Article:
Emotional: 'Suddenly, your life just stops - life as you knew it. When I look at my husband, my heart breaks for him,' Sharon admitted

Emotional: ‘Suddenly, your life just stops – life as you knew it. When I look at my husband, my heart breaks for him,’ Sharon admitted 

Viewers were moved to tears after watching Jeremy Paxman speak about feeling ‘depressed’ and ‘frustrated’ in his ITV documentary.

The broadcaster, 72, was diagnosed with Parkinson’s disease 18 months ago and discussed it for the first time on film in the documentary.

The 60-minute programme follows Jeremy’s story of living with the degenerative disease, which affects one in 500 people and causes the brain to become damaged over the years.

In the programme, Jeremy admitted he is on mood enhancers after suffering with depression and feeling ‘frustrated’ since his Parkinson’s diagnosis.

Emotional: Viewers were moved to tears after watching Jeremy speak about feeling 'depressed' and 'frustrated' in his ITV documentary Paxman: Putting Up With Parkinson's

Emotional: Viewers were moved to tears after watching Jeremy speak about feeling ‘depressed’ and ‘frustrated’ in his ITV documentary Paxman: Putting Up With Parkinson’s

He candidly spoke about his struggles with coming to terms with the disease, saying he feels ‘beaten and dejected’ by Parkinson’s, but insisted he doesn’t want sympathy from people.

Taking to Twitter, viewers admitted they were ‘moved to tears’ by his ‘courage’ in speaking about living with Parkinson’s disease in the ‘powerful’ documentary.

One viewer wrote: ‘Pretty much moved to tears watching #jeremypaxman and other brave souls deal with the life changing effects of #parkinsons #puttingupwithparkinsons.’

Another said, ‘so moving and insightful’, while a third added: ‘I have to admit I shed a tear, very informative & thought provoking.’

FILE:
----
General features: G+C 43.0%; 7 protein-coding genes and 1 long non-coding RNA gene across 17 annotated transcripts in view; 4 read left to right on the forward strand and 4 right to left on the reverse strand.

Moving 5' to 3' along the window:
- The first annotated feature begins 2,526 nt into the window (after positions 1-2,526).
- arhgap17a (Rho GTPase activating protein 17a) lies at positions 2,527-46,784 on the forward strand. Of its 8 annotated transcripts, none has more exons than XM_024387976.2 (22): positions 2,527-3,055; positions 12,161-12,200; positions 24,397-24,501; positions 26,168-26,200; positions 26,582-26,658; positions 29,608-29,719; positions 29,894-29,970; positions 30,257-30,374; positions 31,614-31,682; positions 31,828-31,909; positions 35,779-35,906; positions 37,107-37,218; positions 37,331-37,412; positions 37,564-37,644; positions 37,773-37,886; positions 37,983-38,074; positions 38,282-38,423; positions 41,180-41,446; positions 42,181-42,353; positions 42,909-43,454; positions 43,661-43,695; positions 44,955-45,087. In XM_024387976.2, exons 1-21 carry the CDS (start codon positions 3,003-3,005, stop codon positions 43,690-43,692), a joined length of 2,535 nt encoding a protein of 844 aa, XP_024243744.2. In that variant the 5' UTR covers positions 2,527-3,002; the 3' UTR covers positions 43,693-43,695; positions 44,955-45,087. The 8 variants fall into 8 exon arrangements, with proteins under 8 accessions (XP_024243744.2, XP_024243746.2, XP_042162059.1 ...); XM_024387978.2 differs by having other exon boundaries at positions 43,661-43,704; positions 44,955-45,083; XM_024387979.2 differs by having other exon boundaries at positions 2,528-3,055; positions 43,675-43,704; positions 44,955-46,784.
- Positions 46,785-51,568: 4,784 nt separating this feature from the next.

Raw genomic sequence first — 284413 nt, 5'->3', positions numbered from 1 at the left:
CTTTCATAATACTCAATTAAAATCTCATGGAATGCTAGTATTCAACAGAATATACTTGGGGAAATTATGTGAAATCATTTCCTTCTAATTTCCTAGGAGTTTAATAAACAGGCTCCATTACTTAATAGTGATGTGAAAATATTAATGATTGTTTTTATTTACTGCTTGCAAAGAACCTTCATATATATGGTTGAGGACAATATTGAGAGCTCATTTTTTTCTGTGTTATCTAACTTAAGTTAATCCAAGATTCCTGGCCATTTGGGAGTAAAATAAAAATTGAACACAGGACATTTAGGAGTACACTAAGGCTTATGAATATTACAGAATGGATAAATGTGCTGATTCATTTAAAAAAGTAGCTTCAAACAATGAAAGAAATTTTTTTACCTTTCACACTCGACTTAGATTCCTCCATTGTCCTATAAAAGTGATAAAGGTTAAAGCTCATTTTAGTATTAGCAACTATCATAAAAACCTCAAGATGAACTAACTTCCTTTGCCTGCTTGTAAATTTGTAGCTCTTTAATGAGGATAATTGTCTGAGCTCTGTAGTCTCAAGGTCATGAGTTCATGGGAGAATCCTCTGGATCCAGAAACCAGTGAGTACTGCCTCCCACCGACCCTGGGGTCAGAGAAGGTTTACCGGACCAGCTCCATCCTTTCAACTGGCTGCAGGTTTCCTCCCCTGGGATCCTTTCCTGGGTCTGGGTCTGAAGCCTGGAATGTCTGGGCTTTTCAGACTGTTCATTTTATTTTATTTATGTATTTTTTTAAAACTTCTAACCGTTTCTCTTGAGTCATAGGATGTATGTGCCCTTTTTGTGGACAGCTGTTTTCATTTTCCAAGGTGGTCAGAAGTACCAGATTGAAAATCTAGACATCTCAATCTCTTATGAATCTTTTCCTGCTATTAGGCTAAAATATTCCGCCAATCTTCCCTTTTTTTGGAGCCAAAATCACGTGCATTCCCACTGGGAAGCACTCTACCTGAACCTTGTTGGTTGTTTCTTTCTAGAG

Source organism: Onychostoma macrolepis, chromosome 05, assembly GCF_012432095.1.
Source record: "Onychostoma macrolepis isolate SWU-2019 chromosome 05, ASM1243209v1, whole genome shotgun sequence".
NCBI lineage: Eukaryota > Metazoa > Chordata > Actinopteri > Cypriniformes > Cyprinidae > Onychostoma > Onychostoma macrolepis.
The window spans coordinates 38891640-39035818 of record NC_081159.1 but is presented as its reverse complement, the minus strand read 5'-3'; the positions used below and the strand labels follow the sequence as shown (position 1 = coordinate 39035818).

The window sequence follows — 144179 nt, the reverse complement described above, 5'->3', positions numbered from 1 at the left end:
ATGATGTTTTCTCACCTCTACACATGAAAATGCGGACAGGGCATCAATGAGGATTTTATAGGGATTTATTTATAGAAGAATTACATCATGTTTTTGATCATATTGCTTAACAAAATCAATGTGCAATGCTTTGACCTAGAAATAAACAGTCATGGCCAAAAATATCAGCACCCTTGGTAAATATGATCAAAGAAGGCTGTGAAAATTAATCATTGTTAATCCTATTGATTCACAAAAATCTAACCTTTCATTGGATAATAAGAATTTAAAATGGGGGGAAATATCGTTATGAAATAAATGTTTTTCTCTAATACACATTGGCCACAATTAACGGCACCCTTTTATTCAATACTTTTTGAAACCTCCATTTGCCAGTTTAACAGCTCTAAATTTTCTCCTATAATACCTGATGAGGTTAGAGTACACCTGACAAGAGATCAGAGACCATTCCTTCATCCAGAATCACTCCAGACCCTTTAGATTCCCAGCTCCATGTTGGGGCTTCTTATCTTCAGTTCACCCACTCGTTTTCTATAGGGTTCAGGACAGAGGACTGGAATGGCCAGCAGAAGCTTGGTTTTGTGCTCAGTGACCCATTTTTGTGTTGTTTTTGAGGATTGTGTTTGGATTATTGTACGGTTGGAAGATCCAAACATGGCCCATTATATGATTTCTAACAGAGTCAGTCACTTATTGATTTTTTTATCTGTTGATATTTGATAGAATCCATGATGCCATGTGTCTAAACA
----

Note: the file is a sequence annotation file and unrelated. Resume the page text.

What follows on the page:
Disease: The broadcaster, 72, was diagnosed with Parkinson's disease 18 months ago and discussed it for the first time on film in the documentary

Disease: The broadcaster, 72, was diagnosed with Parkinson’s disease 18 months ago and discussed it for the first time on film in the documentary

A fourth wrote: ‘Just watched #PuttingUpWithParkinsons with Jeremy Paxman on @itv 

‘Also on the show, my #RoundBritainQuiz chum @paulsinha It was tremendously moving and congratulations to all involved in its making. Unmissable. #amazingbravery.’

A fifth penned: ‘Brave and enlightening documentary from @JeremyPaxman Uplifting, supportive and delivered in true Paxman style. This will have helped raise awareness and understanding.’ 

WHAT IS PARKINSON’S DISEASE?

Parkinson’s disease affects one in 500 people, and around 127,000 people in the UK live with the condition.

Figures also suggest one million Americans also suffer.

It causes muscle stiffness, slowness of movement, tremors, sleep disturbance, chronic fatigue, an impaired quality of life and can lead to severe disability.

It is a progressive neurological condition that destroys cells in the part of the brain that controls movement.

Sufferers are known to have diminished supplies of dopamine because nerve cells that make it have died.

There is currently no cure and no way of stopping the progression of the disease, but hundreds of scientific trials are underway to try and change that.